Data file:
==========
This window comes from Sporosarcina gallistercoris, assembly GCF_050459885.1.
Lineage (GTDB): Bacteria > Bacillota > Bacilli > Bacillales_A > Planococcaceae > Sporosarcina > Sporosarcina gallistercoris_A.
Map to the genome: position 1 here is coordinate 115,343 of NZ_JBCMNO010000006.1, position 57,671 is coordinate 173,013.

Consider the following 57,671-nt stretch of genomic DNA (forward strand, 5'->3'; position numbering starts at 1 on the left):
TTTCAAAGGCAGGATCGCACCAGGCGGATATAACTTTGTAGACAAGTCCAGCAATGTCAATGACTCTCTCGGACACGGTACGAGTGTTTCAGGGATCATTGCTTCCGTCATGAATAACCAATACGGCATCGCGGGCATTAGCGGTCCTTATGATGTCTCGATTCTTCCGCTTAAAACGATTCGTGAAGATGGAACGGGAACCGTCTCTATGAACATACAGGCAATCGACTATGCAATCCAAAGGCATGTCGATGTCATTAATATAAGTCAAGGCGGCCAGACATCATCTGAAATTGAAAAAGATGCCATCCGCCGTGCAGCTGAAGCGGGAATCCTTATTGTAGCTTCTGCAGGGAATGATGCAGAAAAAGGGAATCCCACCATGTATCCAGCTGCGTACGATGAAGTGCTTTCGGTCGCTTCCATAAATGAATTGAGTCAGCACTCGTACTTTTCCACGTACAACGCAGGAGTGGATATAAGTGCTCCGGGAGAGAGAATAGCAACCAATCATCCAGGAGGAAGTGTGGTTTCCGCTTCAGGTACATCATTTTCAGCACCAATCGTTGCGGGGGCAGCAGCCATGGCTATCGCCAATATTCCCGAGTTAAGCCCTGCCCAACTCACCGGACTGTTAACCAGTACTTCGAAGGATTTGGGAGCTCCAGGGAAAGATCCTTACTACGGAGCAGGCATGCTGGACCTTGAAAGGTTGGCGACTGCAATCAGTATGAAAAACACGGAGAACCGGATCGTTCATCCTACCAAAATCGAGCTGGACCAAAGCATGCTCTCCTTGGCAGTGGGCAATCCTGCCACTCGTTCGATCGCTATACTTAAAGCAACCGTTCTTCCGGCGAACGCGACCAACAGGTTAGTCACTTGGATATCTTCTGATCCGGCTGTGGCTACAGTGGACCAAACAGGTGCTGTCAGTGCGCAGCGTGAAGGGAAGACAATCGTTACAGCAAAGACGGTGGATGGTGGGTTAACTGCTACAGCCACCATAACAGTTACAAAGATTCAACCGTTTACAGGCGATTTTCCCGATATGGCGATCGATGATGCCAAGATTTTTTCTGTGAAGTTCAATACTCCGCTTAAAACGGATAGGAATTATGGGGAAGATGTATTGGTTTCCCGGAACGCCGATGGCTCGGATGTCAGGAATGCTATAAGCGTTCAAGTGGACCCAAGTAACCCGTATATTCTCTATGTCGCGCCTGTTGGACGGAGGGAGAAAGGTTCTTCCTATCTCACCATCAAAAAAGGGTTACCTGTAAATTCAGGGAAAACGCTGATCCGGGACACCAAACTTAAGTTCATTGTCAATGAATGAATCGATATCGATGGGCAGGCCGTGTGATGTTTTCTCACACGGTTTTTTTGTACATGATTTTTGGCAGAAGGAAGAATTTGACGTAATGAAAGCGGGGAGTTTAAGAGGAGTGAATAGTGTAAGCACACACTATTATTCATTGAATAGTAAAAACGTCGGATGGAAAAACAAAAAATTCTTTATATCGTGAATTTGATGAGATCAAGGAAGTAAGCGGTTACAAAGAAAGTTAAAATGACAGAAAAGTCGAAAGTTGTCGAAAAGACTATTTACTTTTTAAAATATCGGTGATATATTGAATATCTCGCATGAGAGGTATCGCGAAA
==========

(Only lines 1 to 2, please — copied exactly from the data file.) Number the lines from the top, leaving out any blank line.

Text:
This window comes from Sporosarcina gallistercoris, assembly GCF_050459885.1.
Lineage (GTDB): Bacteria > Bacillota > Bacilli > Bacillales_A > Planococcaceae > Sporosarcina > Sporosarcina gallistercoris_A.